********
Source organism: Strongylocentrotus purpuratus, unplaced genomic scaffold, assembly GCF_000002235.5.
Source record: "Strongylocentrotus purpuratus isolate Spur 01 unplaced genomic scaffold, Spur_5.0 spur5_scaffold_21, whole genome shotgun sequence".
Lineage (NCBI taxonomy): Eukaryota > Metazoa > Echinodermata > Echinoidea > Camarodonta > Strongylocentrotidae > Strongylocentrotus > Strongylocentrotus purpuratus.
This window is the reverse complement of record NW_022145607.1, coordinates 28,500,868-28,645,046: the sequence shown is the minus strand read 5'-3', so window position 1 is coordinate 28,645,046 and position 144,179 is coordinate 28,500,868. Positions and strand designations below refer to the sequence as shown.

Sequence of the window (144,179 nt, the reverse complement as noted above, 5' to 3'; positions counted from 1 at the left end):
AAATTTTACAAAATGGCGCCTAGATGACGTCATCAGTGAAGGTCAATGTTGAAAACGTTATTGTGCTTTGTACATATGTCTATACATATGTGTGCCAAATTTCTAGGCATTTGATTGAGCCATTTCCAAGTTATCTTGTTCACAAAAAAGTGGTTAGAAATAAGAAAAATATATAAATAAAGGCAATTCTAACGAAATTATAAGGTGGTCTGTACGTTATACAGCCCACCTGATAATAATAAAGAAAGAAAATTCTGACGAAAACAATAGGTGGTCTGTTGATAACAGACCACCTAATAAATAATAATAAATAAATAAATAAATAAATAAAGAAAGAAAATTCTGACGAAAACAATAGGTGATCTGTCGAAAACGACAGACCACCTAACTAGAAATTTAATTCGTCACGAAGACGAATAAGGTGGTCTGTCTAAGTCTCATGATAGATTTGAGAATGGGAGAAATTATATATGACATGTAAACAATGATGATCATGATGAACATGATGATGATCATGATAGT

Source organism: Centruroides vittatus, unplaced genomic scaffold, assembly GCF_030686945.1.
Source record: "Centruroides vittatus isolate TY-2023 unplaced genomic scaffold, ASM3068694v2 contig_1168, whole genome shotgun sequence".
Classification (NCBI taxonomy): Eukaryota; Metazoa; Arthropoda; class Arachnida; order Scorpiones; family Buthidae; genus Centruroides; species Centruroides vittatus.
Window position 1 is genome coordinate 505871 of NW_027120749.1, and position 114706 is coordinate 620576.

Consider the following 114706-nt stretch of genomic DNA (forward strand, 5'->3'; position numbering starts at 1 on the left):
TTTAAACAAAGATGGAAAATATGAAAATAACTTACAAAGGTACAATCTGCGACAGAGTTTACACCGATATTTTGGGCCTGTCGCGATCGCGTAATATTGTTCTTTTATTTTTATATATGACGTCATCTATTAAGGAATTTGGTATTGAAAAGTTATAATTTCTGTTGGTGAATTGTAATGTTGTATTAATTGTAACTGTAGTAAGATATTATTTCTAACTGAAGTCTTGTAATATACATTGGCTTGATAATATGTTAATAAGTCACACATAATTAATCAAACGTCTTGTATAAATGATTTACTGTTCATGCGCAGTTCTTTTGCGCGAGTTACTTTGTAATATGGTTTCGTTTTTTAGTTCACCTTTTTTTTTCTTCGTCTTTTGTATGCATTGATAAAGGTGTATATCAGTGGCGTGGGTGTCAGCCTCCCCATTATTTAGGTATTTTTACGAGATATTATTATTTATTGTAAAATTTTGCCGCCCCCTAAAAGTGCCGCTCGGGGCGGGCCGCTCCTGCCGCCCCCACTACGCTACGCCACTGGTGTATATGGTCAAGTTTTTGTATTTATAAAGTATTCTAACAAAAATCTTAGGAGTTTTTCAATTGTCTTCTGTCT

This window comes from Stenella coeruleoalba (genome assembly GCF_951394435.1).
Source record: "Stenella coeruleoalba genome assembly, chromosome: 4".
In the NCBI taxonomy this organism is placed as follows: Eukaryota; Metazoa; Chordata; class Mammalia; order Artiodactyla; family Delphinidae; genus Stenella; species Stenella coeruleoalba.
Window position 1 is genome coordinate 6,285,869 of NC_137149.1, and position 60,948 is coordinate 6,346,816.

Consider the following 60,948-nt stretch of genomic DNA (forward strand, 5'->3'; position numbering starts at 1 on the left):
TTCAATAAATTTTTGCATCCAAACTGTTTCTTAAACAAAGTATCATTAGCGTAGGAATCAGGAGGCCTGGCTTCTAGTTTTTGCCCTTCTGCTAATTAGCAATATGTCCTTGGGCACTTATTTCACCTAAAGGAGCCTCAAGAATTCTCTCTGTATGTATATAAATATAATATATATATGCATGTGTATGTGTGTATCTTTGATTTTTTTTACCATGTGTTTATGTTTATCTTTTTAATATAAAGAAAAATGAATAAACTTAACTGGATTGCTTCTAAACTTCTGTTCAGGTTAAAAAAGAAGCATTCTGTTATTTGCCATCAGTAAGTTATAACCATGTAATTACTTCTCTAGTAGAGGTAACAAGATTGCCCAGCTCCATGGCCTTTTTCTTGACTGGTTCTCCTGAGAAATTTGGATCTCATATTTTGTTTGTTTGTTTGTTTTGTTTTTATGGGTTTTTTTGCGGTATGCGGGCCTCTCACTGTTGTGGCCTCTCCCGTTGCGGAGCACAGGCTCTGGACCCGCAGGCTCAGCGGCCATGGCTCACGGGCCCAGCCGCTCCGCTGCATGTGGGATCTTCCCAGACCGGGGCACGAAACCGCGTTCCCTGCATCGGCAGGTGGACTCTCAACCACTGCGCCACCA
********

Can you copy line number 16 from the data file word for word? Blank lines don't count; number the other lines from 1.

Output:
Window position 1 is genome coordinate 6,285,869 of NC_137149.1, and position 60,948 is coordinate 6,346,816.